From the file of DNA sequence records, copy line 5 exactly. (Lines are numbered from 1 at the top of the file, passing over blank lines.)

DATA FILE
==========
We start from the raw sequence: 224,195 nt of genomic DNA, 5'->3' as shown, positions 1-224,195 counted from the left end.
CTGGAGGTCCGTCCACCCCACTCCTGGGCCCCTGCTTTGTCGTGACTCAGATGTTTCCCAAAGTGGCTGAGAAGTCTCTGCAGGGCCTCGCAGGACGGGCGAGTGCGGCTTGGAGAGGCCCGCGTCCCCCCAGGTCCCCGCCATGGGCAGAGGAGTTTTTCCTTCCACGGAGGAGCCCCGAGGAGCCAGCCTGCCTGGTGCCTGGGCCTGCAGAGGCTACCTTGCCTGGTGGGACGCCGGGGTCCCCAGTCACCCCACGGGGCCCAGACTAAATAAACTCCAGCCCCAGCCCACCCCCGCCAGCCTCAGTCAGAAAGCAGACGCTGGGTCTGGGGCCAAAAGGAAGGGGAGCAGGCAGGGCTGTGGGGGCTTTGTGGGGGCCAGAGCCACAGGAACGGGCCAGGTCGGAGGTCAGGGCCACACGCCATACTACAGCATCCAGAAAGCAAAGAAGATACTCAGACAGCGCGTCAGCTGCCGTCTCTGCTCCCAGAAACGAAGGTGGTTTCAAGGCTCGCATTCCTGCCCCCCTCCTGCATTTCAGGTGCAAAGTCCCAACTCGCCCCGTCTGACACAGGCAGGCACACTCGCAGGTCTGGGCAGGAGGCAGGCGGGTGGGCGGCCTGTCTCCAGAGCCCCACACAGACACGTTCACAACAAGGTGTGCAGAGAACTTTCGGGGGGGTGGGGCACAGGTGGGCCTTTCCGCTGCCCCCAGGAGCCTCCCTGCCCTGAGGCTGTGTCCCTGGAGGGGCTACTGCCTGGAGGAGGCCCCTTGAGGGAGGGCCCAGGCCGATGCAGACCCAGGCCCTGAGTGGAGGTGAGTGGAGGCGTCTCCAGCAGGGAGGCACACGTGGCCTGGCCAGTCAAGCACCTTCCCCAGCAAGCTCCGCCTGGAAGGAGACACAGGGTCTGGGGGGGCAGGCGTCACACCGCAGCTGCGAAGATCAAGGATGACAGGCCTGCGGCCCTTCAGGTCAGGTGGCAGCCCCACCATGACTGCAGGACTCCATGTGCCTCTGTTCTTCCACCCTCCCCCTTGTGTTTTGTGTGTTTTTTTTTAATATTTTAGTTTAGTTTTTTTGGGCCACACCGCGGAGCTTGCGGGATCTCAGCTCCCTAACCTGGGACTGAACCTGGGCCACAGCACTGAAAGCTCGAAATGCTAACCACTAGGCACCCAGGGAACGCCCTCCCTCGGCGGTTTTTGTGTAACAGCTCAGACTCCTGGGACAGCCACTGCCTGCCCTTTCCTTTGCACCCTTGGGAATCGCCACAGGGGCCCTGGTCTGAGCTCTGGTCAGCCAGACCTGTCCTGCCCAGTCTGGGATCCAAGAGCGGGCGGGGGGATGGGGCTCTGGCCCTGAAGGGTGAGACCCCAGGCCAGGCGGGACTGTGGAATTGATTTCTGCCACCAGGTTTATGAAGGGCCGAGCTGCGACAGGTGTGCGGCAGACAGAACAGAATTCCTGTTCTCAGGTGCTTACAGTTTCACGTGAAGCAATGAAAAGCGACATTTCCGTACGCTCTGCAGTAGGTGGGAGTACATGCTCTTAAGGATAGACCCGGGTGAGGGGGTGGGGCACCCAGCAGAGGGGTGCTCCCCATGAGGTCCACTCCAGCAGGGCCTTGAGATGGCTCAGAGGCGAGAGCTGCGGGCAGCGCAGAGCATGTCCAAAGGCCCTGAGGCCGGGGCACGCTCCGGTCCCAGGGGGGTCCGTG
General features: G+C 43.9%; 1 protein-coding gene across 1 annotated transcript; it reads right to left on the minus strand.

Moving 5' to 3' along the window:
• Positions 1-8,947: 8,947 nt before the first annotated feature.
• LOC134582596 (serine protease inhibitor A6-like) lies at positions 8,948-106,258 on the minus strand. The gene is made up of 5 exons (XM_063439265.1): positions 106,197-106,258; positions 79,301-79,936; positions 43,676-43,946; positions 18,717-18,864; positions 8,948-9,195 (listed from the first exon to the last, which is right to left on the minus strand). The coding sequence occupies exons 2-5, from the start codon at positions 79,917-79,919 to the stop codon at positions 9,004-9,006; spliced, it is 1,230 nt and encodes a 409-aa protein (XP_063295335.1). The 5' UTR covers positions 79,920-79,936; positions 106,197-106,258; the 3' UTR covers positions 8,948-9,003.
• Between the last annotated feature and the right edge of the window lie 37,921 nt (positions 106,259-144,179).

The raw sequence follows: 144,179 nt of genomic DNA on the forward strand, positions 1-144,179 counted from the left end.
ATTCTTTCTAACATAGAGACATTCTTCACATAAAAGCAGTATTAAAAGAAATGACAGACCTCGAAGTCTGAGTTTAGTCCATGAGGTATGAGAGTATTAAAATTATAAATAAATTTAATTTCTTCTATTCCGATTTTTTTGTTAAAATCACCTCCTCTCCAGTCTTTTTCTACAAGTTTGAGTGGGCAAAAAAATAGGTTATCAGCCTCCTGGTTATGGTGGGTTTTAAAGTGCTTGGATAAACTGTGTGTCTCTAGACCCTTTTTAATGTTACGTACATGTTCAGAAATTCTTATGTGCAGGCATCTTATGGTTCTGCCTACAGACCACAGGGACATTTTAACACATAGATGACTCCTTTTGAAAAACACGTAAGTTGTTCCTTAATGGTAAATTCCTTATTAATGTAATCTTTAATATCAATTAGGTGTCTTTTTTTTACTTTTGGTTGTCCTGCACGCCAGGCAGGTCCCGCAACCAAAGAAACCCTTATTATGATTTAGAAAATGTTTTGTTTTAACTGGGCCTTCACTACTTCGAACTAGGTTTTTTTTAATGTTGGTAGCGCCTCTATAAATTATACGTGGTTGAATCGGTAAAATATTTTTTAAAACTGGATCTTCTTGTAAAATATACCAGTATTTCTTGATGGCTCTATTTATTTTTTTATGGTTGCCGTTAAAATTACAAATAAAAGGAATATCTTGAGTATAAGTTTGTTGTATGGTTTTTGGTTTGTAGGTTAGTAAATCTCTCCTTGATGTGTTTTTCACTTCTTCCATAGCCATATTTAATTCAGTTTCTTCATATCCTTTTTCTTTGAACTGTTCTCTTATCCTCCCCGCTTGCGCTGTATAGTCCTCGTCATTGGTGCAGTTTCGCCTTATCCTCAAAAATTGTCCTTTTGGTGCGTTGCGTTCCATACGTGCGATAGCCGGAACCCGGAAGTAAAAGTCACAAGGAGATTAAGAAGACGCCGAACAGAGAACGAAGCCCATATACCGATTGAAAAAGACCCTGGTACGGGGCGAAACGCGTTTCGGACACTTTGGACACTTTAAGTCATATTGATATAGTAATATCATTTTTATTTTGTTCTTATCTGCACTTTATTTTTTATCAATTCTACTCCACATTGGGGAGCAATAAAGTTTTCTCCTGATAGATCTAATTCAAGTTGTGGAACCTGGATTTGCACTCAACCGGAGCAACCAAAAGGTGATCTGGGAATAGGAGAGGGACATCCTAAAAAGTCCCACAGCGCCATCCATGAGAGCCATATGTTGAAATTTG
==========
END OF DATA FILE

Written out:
• Positions 1-8,947: 8,947 nt before the first annotated feature.